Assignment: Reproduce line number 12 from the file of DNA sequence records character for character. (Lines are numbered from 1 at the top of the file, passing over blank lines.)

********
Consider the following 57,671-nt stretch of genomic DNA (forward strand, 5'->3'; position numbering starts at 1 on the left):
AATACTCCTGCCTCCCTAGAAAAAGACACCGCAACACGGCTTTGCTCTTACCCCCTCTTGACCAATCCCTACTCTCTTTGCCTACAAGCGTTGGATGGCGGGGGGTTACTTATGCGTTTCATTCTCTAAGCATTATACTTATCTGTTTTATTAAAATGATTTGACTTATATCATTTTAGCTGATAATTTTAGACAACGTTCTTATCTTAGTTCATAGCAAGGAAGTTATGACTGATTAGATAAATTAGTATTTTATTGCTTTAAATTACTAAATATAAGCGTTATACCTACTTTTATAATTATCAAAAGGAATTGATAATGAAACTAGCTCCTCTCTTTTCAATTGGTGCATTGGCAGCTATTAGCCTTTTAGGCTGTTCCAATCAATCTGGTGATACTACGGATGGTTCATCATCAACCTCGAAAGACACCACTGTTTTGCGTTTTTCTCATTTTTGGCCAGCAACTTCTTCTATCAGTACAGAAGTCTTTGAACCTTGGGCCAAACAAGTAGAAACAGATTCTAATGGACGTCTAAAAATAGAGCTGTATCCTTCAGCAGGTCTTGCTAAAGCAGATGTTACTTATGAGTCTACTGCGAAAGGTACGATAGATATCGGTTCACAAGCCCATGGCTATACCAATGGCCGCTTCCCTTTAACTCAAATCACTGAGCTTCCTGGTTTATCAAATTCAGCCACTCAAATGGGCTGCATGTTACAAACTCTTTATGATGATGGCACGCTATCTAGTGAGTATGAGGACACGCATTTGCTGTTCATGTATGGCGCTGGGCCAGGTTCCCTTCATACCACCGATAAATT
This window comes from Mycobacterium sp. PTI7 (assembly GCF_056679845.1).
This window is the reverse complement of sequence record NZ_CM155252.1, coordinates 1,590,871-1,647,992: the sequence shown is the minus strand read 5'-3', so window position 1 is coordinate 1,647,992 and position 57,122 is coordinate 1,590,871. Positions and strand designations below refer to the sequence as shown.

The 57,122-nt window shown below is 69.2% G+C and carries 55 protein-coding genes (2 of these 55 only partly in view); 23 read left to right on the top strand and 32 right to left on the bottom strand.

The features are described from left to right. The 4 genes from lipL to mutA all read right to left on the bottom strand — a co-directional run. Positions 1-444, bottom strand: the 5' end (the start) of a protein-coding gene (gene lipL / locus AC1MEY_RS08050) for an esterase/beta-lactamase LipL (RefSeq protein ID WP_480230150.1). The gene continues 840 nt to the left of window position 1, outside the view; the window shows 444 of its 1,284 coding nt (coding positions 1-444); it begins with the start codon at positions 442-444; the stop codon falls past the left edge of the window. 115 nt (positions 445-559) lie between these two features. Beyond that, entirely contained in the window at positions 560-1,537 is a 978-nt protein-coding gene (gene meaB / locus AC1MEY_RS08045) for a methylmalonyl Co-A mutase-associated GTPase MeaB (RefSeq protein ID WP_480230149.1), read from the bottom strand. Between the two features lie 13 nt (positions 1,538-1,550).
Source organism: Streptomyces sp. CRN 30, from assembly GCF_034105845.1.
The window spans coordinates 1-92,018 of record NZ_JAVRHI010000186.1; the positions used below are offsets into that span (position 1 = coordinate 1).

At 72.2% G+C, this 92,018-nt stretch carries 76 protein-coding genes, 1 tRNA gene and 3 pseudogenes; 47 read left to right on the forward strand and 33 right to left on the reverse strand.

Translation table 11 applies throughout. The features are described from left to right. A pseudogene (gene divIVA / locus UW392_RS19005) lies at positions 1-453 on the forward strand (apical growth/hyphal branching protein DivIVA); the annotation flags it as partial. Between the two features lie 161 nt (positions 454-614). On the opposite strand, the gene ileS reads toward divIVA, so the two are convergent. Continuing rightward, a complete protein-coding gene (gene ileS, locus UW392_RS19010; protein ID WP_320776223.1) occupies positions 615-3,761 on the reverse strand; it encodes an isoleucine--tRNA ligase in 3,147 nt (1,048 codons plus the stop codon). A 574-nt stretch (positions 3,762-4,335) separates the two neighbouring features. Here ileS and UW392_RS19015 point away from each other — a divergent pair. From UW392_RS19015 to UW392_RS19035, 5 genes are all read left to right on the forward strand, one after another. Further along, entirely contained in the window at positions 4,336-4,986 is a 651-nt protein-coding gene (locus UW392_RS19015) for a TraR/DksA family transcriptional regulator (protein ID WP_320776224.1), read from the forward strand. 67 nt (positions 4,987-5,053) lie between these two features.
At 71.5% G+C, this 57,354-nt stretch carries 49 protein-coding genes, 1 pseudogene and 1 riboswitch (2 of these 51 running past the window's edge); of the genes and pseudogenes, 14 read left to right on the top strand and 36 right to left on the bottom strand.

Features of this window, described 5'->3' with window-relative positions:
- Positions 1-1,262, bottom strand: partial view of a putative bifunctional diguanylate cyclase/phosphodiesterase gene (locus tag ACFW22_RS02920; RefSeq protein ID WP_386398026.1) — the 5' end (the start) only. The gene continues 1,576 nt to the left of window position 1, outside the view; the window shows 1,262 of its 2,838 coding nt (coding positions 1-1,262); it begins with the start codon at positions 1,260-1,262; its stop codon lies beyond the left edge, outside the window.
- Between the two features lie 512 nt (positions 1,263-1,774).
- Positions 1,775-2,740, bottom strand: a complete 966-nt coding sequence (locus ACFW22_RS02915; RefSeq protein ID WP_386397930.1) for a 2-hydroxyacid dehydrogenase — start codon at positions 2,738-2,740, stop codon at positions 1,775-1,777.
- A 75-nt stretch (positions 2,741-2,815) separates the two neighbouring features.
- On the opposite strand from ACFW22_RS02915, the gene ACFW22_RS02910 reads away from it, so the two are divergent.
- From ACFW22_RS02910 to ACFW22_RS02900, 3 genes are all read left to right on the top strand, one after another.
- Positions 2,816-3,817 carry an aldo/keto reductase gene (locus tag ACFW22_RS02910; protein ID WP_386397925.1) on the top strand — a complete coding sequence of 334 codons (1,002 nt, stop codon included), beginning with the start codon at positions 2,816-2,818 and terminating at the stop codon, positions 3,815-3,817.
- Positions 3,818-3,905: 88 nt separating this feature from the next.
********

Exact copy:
Features of this window, described 5'->3' with window-relative positions: